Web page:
Our Mission

What is the First Generations Organization?

First Generations Organization (1GO) is to serve as a national ambassador providing support, resources and guidance for post-secondary students who face a lack of resources. This can include financial need, recent immigration and adverse circumstances, especially regarding first-generation student status in Canada. A first-generation student is defined as a student whose parent(s)/guardian(s) has/have not attended a post-secondary institution in Canada.


How does the organization work?

1GO’s primary aim is to serve as a national non-profit organization, with chapters established at post-secondary institutions, as well as a national team. The targeted students include high school students in grade 11 and 12, as well as university students in the first year, program transfer or university transfer. 1GO has three main pillars of support:

1) Advocacy & Outreach

1GO’s voice through social media will provide a strong channel of advocacy and awareness for marginalized communities in the post-secondary world, including those with financial need, adverse circumstances and immigrants. Online collaborations with other organizations will help create constructive discussions and blogs on what these students need. This platform will also allow 1GO reach more individuals.

2) Mentorship Program

Students in the mentorship program will be paired online with a mentor in their professional fields or post-secondary degrees of preference. 1GO helps the pair determine the conditions of their mentorship including length, goals and an action plan for the student. After this, the pair is free to continue communication strictly online or meet in person. The goal is to provide the mentee with the mentor’s experiences, skills and advice giving them exposure to particular career fields or resources/connections within these fields.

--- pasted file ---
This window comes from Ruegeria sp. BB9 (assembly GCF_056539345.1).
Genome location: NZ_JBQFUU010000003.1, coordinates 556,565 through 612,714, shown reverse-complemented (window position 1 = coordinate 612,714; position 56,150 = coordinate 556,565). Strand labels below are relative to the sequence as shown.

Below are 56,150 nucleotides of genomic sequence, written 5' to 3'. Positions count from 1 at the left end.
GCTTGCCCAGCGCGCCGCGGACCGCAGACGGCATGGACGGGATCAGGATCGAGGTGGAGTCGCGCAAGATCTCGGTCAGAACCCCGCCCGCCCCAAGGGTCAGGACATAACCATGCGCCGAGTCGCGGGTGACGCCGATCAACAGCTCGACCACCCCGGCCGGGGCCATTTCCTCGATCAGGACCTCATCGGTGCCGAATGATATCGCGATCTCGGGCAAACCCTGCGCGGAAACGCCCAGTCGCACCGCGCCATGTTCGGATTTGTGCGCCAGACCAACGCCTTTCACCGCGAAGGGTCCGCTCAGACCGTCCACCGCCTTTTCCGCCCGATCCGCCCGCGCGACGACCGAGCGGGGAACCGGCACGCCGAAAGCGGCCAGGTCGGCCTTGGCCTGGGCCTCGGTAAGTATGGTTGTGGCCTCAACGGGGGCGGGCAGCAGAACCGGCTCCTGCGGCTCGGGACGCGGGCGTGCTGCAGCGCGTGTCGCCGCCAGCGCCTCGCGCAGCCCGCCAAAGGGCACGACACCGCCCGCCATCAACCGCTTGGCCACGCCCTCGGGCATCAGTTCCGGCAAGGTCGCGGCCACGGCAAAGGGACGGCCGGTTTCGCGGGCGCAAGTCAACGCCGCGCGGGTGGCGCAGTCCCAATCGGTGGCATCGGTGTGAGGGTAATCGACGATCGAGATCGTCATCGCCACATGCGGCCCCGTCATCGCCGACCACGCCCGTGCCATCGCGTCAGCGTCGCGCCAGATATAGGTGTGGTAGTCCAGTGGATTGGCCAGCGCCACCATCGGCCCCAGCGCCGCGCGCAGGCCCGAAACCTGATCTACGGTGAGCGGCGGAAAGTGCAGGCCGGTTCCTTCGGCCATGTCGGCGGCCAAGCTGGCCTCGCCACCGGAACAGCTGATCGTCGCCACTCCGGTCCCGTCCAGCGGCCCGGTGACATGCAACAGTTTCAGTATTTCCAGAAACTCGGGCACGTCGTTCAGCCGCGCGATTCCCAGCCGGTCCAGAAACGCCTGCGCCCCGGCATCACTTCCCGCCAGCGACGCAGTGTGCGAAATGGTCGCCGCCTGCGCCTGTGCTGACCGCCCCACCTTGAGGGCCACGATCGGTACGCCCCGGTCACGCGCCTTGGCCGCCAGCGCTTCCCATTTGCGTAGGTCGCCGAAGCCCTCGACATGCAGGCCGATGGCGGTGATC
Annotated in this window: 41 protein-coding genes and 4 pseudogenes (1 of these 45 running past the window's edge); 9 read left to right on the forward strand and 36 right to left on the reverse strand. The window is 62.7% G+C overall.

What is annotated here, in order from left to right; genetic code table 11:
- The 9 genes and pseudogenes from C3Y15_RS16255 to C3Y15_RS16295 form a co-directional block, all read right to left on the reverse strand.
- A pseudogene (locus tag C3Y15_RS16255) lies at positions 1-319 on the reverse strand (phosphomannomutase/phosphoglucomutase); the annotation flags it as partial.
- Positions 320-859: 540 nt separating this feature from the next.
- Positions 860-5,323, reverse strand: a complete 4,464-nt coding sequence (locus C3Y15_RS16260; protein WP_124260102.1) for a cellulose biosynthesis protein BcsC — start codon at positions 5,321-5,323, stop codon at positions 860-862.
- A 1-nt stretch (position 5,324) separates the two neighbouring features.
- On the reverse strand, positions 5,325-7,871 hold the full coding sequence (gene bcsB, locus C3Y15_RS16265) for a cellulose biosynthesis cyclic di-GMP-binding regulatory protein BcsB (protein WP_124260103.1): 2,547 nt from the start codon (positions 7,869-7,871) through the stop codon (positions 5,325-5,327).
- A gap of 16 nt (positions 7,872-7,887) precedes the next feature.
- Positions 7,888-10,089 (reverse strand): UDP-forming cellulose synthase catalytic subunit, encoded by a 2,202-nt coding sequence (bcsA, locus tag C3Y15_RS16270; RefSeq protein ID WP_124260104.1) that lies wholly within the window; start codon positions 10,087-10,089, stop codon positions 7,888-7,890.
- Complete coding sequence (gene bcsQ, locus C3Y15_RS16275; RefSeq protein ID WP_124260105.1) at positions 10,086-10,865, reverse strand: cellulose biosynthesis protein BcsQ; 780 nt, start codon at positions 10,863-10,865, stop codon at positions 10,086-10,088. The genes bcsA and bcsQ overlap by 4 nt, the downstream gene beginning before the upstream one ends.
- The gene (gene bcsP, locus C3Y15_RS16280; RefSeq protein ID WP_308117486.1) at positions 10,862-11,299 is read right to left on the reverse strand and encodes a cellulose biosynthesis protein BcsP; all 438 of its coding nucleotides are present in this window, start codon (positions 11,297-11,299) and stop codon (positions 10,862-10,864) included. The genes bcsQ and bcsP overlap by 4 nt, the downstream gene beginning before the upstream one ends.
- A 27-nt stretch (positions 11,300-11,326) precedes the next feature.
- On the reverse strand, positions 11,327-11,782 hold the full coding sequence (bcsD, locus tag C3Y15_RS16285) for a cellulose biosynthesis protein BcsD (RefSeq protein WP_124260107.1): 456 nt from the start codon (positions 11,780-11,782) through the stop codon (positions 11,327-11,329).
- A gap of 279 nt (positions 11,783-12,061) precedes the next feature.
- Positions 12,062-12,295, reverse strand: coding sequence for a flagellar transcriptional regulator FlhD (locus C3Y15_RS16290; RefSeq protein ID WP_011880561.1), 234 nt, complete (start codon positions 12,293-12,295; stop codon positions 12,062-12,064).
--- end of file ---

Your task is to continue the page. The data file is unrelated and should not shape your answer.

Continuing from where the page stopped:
3) Resources

1GO will provide various resources like scholarships, networking events, Q&A panels, workshops, and high school visits.

Why is the organization needed?

In the United States, there are many organizations that help populations adjust to post-secondary, including the “I’m First” program scattered throughout hundreds of post-secondary schools. However, almost none of these reach out to students in high school to address this specific issue early on or help directly fix the issue of a lack of resources and knowledge about post-secondary. It is in this stage where resources are crucial in aiding students to choose a major, apply for financial help and transition into university fostering their inclusivity as Canadian post-secondary students.

It is evident that addressing the lack of resources and knowledge directly can solve the problem from the root, instead of simply bandaging the problem. As technology and the internet become more and more accessible, they can serve as multipurpose tools to bring resources to these individuals and raise awareness, promoting inclusivity and belonging. Creating a support organization with a strong library of resources online and a large presence will give these students the boost they need.